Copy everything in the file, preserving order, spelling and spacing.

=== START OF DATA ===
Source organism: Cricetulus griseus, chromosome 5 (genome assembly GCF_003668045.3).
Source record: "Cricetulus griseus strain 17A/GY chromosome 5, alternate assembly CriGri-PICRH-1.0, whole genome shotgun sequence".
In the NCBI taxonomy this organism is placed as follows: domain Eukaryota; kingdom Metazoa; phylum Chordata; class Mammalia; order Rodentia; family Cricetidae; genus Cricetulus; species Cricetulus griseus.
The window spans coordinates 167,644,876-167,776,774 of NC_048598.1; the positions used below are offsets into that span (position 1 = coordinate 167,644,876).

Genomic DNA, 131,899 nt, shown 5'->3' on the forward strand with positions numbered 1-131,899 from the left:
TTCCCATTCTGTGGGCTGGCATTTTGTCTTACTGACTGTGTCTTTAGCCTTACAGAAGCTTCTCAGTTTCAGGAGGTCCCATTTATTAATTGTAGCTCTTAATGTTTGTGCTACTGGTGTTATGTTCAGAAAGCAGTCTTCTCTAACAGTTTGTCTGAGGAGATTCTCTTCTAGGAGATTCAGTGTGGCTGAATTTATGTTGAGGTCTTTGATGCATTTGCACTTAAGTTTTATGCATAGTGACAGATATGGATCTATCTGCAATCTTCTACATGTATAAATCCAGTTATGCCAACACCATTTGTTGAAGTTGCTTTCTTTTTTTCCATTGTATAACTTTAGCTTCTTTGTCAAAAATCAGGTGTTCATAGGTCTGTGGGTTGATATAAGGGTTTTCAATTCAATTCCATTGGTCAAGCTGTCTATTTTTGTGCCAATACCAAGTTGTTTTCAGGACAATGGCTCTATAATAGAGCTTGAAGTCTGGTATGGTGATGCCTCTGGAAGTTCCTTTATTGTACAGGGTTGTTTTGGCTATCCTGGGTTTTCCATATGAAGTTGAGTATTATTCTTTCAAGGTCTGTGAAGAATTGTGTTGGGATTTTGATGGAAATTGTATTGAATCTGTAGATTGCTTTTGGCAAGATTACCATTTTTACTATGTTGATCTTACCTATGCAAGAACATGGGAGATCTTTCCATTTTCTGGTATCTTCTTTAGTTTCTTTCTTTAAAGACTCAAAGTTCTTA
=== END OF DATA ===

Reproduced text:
Source organism: Cricetulus griseus, chromosome 5 (genome assembly GCF_003668045.3).
Source record: "Cricetulus griseus strain 17A/GY chromosome 5, alternate assembly CriGri-PICRH-1.0, whole genome shotgun sequence".
In the NCBI taxonomy this organism is placed as follows: domain Eukaryota; kingdom Metazoa; phylum Chordata; class Mammalia; order Rodentia; family Cricetidae; genus Cricetulus; species Cricetulus griseus.
The window spans coordinates 167,644,876-167,776,774 of NC_048598.1; the positions used below are offsets into that span (position 1 = coordinate 167,644,876).

Genomic DNA, 131,899 nt, shown 5'->3' on the forward strand with positions numbered 1-131,899 from the left:
TTCCCATTCTGTGGGCTGGCATTTTGTCTTACTGACTGTGTCTTTAGCCTTACAGAAGCTTCTCAGTTTCAGGAGGTCCCATTTATTAATTGTAGCTCTTAATGTTTGTGCTACTGGTGTTATGTTCAGAAAGCAGTCTTCTCTAACAGTTTGTCTGAGGAGATTCTCTTCTAGGAGATTCAGTGTGGCTGAATTTATGTTGAGGTCTTTGATGCATTTGCACTTAAGTTTTATGCATAGTGACAGATATGGATCTATCTGCAATCTTCTACATGTATAAATCCAGTTATGCCAACACCATTTGTTGAAGTTGCTTTCTTTTTTTCCATTGTATAACTTTAGCTTCTTTGTCAAAAATCAGGTGTTCATAGGTCTGTGGGTTGATATAAGGGTTTTCAATTCAATTCCATTGGTCAAGCTGTCTATTTTTGTGCCAATACCAAGTTGTTTTCAGGACAATGGCTCTATAATAGAGCTTGAAGTCTGGTATGGTGATGCCTCTGGAAGTTCCTTTATTGTACAGGGTTGTTTTGGCTATCCTGGGTTTTCCATATGAAGTTGAGTATTATTCTTTCAAGGTCTGTGAAGAATTGTGTTGGGATTTTGATGGAAATTGTATTGAATCTGTAGATTGCTTTTGGCAAGATTACCATTTTTACTATGTTGATCTTACCTATGCAAGAACATGGGAGATCTTTCCATTTTCTGGTATCTTCTTTAGTTTCTTTCTTTAAAGACTCAAAGTTCTTA